Skip to content

BC Parks ignoring Mount Seymour access options, activist says

Expanded parking lots, shuttle service and even a gondola were among the ideas studied. So why has the province only required day passes?
Parks activist Steve Jones stands at the base of Mount Seymour Provincial Park, Dec. 12, 2022. Jones is pushing BC Parks to act on its own recommendations and improve access to the trails. | Paul McGrath / North Shore News

A North Vancouver parks advocate is calling on the province to follow its own recommendations and improve access to Mount Seymour Provincial Park, which will soon require a day pass for anyone wanting to visit.

BC Parks has been sitting on a report it commissioned more than four years ago laying out options to pursue expanded parking, bus/shuttle access, or even a gondola to the top to deal with demand that overwhelms the current options.

The province hired consultants in 2017 to survey park users about their preferences and examine some notionally feasible options.

When the province announced earlier this month that the mandatory day pass system for parking on the mountain would be back this winter, Steve Jones sought out the report from BC Parks. Previously, it had never been publicly released.

“We’ve got to accept that the population in the Lower Mainland is growing and access to nature is very important. I don’t really see a way around that, and I think that they’re going to find a number of very sensible options that would have minimal environmental impact and really allow more people to get out there,” he said.

When it came to new parking options, the top recommendations were for an expanded Lot 1 (at the last switchback before the main lot/chalet) to include about 200 new spaces at the expense of the adjacent campsite, as well as expanding Lot 0 at the corner of Mt. Seymour Road and Indian River Drive. That could add a further 240 spaces adjacent to public transit with minimal environmental impact, the report concluded. BC Parks did initially start expanding the lot in 2017 before cancelling the project over concerns from neighbours.

Expanding parking options could be supplemented with either improved shuttle service or a new trail connecting them with the main backcountry trailheads, the report suggests.

One of the cheapest and easiest options on the table, the report found, is allowing visitors to enter the park earlier in the morning, so people could get in, get their exercise and get out before the crowds show up. Jones and other backcountry users have been lobbying for that change for years.

“I don’t think there’s any excuse for them to continue to keep that gate locked in the morning,” he said. “We’re hoping to get the gate open so we can watch the sunrise again.”

The plan for a potential gondola from the base to the top was “polarizing” among those surveyed, though it “should be given further consideration in the future,” the report states, given its relatively light environmental footprint and ability to reduce vehicle trips up the mountain.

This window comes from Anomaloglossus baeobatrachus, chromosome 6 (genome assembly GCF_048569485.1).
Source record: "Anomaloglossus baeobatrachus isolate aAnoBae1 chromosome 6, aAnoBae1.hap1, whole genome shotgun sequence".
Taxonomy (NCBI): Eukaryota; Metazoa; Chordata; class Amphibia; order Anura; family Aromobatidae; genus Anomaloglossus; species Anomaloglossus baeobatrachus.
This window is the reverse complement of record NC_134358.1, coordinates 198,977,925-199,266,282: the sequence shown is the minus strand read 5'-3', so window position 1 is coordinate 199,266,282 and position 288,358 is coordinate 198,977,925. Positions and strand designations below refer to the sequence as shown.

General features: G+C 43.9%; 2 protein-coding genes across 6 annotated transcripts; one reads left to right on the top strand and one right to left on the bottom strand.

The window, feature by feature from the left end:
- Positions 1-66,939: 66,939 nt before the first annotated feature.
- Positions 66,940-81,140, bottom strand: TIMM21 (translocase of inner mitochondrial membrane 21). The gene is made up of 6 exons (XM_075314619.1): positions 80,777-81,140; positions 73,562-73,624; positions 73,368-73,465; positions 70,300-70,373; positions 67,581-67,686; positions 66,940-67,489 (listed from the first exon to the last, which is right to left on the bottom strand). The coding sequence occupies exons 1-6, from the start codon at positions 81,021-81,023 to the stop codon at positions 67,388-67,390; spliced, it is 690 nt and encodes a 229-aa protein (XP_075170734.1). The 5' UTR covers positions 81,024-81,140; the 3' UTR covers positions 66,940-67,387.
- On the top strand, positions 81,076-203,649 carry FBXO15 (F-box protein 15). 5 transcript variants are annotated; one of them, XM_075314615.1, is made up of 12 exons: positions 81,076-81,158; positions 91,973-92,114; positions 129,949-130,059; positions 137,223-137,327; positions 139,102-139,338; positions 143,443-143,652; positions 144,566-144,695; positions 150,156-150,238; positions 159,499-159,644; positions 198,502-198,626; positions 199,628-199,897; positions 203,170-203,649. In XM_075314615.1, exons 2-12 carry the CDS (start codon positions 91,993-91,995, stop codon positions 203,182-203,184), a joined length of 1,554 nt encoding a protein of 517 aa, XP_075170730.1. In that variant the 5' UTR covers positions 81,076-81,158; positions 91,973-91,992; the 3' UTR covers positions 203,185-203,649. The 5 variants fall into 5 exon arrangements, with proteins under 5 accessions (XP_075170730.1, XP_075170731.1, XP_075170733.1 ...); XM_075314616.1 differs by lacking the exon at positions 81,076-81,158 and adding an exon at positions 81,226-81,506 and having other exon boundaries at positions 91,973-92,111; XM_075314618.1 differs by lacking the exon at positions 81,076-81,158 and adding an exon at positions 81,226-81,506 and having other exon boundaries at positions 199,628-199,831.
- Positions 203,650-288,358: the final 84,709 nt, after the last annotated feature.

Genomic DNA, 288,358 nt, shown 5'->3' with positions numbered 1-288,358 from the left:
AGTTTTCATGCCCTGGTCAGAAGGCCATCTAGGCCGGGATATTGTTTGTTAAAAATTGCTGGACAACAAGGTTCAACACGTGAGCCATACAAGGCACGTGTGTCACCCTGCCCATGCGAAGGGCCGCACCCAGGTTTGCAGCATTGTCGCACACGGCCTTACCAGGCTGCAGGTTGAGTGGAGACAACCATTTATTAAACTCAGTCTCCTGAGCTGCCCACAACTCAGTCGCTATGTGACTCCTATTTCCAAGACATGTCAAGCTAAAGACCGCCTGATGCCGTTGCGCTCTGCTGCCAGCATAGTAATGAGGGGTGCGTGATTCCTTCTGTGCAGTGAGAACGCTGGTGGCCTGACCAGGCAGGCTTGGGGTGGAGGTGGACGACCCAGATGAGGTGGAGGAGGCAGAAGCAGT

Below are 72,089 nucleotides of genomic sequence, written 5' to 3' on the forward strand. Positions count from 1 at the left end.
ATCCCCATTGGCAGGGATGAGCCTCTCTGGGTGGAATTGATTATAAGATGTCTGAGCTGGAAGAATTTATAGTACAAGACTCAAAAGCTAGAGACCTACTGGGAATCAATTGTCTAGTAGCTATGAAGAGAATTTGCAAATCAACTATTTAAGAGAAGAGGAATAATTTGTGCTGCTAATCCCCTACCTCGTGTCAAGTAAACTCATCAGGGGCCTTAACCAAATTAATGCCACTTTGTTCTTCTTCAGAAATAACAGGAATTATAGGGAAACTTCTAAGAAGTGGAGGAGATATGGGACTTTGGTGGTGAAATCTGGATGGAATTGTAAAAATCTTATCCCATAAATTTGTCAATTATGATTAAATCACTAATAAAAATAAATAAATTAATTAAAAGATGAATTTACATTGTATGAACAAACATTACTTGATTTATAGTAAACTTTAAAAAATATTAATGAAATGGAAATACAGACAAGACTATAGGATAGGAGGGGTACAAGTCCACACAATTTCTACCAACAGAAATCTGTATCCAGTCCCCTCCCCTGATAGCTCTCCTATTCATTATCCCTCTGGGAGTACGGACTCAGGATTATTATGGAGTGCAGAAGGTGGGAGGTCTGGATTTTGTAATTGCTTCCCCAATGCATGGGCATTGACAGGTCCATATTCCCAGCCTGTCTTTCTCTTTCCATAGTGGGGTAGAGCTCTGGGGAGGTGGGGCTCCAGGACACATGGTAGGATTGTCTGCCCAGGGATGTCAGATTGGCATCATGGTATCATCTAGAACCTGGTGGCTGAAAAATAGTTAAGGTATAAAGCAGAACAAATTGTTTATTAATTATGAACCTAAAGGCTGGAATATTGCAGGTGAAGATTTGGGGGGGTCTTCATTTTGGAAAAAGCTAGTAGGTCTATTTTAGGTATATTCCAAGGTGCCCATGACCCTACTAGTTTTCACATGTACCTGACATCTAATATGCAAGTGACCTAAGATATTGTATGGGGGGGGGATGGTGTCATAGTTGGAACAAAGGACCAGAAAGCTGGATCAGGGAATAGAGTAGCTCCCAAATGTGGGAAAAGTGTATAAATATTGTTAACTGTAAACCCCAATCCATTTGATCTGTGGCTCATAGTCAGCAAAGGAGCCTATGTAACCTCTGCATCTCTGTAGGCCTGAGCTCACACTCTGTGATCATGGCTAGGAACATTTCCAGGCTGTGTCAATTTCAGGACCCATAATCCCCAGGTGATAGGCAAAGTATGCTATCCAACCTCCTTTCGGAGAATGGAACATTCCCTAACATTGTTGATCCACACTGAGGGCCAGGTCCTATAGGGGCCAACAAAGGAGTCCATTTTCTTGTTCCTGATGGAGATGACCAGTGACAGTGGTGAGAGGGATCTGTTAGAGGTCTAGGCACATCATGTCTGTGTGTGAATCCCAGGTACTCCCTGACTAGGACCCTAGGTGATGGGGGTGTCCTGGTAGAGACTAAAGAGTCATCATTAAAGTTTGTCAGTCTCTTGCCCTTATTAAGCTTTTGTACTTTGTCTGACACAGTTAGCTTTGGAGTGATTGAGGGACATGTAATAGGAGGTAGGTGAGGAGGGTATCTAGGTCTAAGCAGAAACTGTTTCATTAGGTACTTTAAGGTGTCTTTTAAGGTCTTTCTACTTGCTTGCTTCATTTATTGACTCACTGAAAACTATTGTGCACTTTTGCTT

Jones said a gondola might make sense after a few more decades of population growth, but for the 20-30 days per year when the mountain does get overwhelmed now, the concept is “a little heavy-handed.”

“We’re in the stage now where we don’t even have public transit up the mountain,” he said.

With so many feasible options, Jones said it is galling that BC Parks has only implemented the day pass, which has the effect of excluding people from the park, rather than improving access to it.

“The day pass received a very, very negative response, and that’s the only one they’ve done,” he said. “Was the study done to try and validate what they already wanted to do? Or was it an honest attempt to look into options? And if it was an honest attempt to look into options, why wasn’t it brought into the public conversation? And why is nothing being done with it?”

Effective Dec. 15, BC Parks will require visitors to first secure either a morning (7 a.m. to noon) or afternoon (noon to 4 p.m.) pass before parking in either the main P1 or lower P5 lots.

The Ministry of Environment and Climate Change Strategy issued a statement in response to Jones’s concerns on Tuesday, acknowledging that the day pass system has been an adjustment.

“Since 2019, BC Parks has experienced an unprecedented increase in the number of visitors, particularly to Cypress and Seymour Parks, which has led to significant pressures on sensitive ecosystems that make up the park," it read. "We want to ensure that people can continue to access the park while also managing the impact on these sensitive ecosystems.

"To advance the 2018 study and additional visitor use management efforts in Mount Seymour Park, BC Parks intends to also undertake a facility plan for Mount Seymour Park that will include a public engagement portion. This is planned for early 2023.”

push icon
Be the first to read breaking stories. Enable push notifications on your device. Disable anytime.
No thanks